03.03.2022 Author: Vladimir Danilov

The G5 Sahel Group – Clearly Just an Illusion


The vast Sahel region, stretching across Africa from Senegal to Sudan, has long been the continent’s powder keg. National governments have been able to secure peace here and as a result millions of citizens in Mali, Niger, Burkina-Faso and the other Sahel nations have been forced from their homes and flee en masse to Europe’s Mediterranean coast or risk being recruited by militants. The many extremist groups present in the region, each with their own agenda, have been joined by militants from Syria and Iran where terrorist organizations such as DAESH (a prohibited organization in Russia) have suffered significant losses.

Europe, and particularly France – a former colonial power and still a significant influence in the Sahel region, are concerned about the situation there, especially in terms of its impact on migration and terrorism.  It is therefore no surprise that when, on February 16 2014, the heads of state of Mauritania, Mali, Niger, Burkina-Faso and Chad met together in Nouakchott to found the G5 Sahel group (or G5S), France was the real, if unofficial, initiator of the project. The stated goals of the new regional group were to coordinate their work on reducing poverty, developing infrastructure and agriculture and ensuring security. It was intended to supplement and support the existing regional bodies, including the Economic Community of West African States (ECOWAS) and the Permanent Interstate Committee for Drought Control in the Sahel (CILSS). But in reality the main goal of the G5S was the formation of a military alliance, which was officially established at the G5 summit in February 2017. In accordance with an agreement reached during that summit, the following year the members of the group established the G5 Sahel Joint Force, made up of 5,000 soldiers and police with a single command structure, tasked with preventing terrorist attacks. France later conducted two counter-terrorist operations, Serval and Barkhane, in partnership with the Joint Force.

The establishment of the G5S joint force was greeted positively in Europe, particularly in France, which took on the role of main mentor and supporter of the Sahel nations in order to boost the effectiveness of their counter-terrorism alliance. Concerned by the high levels of illegal migration from Africa – a problem experienced by many European countries – France lobbied for the adoption of the EU Sahel Strategy Regional Action Plan 2015–2020. The EU clearly shares France’s concerns: it has provided significant funding – 50 million euros – for the African nations’ “united army,” as well as humanitarian aid, launched the European Union Capacity Building Mission in Niger (EUCAP Sahel Niger), and financed the Coordination Center in partnership with French law-enforcement bodies, as well as investing tens of millions of euros in infrastructure development.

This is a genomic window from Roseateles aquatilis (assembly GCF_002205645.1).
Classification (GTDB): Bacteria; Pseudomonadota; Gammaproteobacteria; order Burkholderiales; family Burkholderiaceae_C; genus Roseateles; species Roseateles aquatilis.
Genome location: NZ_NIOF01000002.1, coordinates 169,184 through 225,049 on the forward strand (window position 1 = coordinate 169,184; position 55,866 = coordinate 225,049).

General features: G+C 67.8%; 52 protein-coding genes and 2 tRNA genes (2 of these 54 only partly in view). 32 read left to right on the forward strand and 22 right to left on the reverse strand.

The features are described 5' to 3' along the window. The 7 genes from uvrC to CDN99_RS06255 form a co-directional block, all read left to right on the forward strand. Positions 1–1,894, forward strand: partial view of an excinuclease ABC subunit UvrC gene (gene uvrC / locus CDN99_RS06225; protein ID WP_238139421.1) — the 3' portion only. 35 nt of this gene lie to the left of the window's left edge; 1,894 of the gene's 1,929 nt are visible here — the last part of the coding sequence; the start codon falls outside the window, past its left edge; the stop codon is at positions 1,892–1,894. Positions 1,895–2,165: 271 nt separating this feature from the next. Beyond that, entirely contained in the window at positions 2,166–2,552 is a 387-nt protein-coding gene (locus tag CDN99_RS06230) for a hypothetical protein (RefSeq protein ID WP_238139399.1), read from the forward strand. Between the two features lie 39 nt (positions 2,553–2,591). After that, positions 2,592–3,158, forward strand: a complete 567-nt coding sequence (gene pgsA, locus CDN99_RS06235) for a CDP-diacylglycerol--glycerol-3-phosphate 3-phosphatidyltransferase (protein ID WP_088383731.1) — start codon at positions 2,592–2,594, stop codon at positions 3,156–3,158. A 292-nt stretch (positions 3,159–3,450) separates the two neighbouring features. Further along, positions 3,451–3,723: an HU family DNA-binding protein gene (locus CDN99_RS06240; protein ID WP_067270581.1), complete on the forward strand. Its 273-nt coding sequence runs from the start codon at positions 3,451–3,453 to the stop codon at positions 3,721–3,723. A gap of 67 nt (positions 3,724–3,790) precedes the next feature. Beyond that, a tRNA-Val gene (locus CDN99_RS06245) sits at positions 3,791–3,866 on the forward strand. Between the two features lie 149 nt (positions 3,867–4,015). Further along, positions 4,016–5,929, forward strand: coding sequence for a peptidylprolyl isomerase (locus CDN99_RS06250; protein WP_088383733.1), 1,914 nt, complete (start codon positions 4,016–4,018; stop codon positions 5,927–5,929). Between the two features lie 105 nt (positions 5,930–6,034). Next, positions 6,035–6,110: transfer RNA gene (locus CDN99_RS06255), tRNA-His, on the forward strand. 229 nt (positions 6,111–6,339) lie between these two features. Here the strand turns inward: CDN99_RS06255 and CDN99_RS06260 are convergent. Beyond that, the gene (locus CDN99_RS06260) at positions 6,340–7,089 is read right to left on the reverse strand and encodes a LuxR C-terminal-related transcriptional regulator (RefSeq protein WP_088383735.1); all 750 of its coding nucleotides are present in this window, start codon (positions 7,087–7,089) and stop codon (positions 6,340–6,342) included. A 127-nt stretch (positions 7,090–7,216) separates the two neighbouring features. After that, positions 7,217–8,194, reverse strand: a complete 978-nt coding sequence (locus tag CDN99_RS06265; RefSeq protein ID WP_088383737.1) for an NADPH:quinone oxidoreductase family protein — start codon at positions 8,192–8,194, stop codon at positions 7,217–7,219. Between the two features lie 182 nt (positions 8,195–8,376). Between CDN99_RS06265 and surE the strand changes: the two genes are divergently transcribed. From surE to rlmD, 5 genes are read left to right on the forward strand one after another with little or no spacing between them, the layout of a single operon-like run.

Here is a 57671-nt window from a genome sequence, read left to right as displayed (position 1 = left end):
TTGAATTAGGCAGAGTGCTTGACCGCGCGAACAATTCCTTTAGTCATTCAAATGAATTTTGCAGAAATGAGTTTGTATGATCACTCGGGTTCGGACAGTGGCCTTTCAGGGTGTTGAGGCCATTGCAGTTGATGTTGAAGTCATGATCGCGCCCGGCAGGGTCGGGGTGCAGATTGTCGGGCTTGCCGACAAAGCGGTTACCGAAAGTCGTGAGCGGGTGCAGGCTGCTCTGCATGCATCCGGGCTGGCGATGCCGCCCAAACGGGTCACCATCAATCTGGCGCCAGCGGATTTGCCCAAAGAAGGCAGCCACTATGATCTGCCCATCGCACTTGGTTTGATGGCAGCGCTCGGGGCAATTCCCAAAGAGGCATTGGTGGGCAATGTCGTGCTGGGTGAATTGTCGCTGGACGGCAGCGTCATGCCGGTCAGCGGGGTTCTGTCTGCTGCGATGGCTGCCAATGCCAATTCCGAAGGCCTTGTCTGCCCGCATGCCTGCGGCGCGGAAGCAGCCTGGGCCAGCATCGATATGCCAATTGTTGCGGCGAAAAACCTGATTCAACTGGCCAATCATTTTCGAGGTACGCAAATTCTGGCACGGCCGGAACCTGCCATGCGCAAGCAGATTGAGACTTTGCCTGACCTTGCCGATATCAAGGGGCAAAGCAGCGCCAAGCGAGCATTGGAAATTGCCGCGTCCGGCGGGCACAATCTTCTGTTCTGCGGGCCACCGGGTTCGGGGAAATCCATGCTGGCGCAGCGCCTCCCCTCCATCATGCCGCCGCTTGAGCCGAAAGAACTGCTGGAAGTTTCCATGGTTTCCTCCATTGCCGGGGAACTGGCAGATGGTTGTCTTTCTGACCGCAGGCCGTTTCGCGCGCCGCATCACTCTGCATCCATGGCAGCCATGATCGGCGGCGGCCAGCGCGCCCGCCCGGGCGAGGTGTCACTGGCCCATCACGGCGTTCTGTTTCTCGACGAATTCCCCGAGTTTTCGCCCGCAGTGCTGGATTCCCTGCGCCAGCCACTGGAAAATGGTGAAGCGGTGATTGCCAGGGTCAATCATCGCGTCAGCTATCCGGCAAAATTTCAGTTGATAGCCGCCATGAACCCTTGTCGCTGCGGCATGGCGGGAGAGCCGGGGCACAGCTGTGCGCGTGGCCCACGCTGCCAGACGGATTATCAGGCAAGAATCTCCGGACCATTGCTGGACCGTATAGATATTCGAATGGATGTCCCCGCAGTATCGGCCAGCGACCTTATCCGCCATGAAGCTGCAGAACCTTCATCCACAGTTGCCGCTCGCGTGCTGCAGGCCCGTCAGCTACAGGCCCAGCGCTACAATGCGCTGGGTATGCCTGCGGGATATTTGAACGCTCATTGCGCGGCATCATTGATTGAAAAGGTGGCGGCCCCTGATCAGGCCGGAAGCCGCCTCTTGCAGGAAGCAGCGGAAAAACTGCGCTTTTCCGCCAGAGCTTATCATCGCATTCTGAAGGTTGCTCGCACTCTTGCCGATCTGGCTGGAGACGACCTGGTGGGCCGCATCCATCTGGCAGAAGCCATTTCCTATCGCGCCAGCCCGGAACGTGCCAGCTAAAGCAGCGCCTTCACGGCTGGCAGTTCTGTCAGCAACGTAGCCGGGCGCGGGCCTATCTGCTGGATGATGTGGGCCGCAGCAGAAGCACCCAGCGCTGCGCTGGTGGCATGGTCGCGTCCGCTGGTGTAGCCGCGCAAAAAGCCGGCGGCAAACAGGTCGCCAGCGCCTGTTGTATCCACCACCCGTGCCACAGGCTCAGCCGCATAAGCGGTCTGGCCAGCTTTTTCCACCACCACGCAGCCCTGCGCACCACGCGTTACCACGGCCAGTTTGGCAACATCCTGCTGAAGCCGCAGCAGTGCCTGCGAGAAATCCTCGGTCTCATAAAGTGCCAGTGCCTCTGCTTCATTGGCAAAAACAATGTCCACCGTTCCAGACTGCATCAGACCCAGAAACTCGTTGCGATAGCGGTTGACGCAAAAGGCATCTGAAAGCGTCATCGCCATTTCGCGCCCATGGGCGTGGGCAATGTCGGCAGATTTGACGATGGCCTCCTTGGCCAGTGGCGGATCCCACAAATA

But, besides migration and terrorism, France has other, very direct concerns in its former colonies. It has a number of economic interests there, and is particularly reliant on the region for uranium supplies. The former colonial power has traditionally depended on resources from the Sahel, and Niger supplies a third of its uranium needs – which are significant, since 80% of France’s electricity comes from nuclear power. That explains why the French Atomic Energy Commission (CEA) and the French multinational nuclear power company Areva were so keen to persuade the French government to launch its Serval operation in Mali in 2013-2014, aimed a protecting France’s multi-million euro investments in the Sahel. But one should not forget that Paris has a number of other significant financial involvements in the region. To name just a few, the Orange Telecom holding has a presence in Niger, Bolloré logistics is involved in developing the rail network in Niger, as is Sitarail in Burkina-Faso and Camrail in Chad, and Veolia’s African subsidiary Société des Eaux du Niger operates a water treatment plant in Niger – all projects of significant economic and geo-strategic significance for France.